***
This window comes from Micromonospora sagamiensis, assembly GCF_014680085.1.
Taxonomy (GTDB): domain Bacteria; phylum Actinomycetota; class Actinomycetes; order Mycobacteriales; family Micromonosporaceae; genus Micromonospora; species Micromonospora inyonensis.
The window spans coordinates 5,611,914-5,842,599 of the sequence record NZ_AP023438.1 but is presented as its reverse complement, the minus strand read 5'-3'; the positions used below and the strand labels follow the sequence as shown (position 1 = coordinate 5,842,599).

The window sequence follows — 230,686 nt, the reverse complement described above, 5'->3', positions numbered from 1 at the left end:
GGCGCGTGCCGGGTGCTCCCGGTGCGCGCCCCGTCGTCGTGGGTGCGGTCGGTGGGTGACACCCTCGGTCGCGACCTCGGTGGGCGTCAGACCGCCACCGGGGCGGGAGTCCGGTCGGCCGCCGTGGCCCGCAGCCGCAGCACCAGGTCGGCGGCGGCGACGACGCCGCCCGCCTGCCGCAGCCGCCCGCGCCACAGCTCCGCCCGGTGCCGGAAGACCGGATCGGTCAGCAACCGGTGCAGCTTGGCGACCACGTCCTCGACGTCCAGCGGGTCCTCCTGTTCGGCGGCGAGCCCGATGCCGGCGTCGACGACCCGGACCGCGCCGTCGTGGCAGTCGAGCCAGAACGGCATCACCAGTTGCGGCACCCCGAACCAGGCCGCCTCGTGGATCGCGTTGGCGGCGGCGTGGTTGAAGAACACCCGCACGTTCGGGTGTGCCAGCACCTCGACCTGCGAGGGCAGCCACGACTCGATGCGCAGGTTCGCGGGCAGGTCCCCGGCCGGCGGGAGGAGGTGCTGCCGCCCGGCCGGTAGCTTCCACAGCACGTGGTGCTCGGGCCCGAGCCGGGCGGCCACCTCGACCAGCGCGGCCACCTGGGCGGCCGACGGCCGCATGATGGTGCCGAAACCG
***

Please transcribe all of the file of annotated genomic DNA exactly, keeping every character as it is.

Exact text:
This window comes from Micromonospora sagamiensis, assembly GCF_014680085.1.
Taxonomy (GTDB): domain Bacteria; phylum Actinomycetota; class Actinomycetes; order Mycobacteriales; family Micromonosporaceae; genus Micromonospora; species Micromonospora inyonensis.
The window spans coordinates 5,611,914-5,842,599 of the sequence record NZ_AP023438.1 but is presented as its reverse complement, the minus strand read 5'-3'; the positions used below and the strand labels follow the sequence as shown (position 1 = coordinate 5,842,599).

The window sequence follows — 230,686 nt, the reverse complement described above, 5'->3', positions numbered from 1 at the left end:
GGCGCGTGCCGGGTGCTCCCGGTGCGCGCCCCGTCGTCGTGGGTGCGGTCGGTGGGTGACACCCTCGGTCGCGACCTCGGTGGGCGTCAGACCGCCACCGGGGCGGGAGTCCGGTCGGCCGCCGTGGCCCGCAGCCGCAGCACCAGGTCGGCGGCGGCGACGACGCCGCCCGCCTGCCGCAGCCGCCCGCGCCACAGCTCCGCCCGGTGCCGGAAGACCGGATCGGTCAGCAACCGGTGCAGCTTGGCGACCACGTCCTCGACGTCCAGCGGGTCCTCCTGTTCGGCGGCGAGCCCGATGCCGGCGTCGACGACCCGGACCGCGCCGTCGTGGCAGTCGAGCCAGAACGGCATCACCAGTTGCGGCACCCCGAACCAGGCCGCCTCGTGGATCGCGTTGGCGGCGGCGTGGTTGAAGAACACCCGCACGTTCGGGTGTGCCAGCACCTCGACCTGCGAGGGCAGCCACGACTCGATGCGCAGGTTCGCGGGCAGGTCCCCGGCCGGCGGGAGGAGGTGCTGCCGCCCGGCCGGTAGCTTCCACAGCACGTGGTGCTCGGGCCCGAGCCGGGCGGCCACCTCGACCAGCGCGGCCACCTGGGCGGCCGACGGCCGCATGATGGTGCCGAAACCG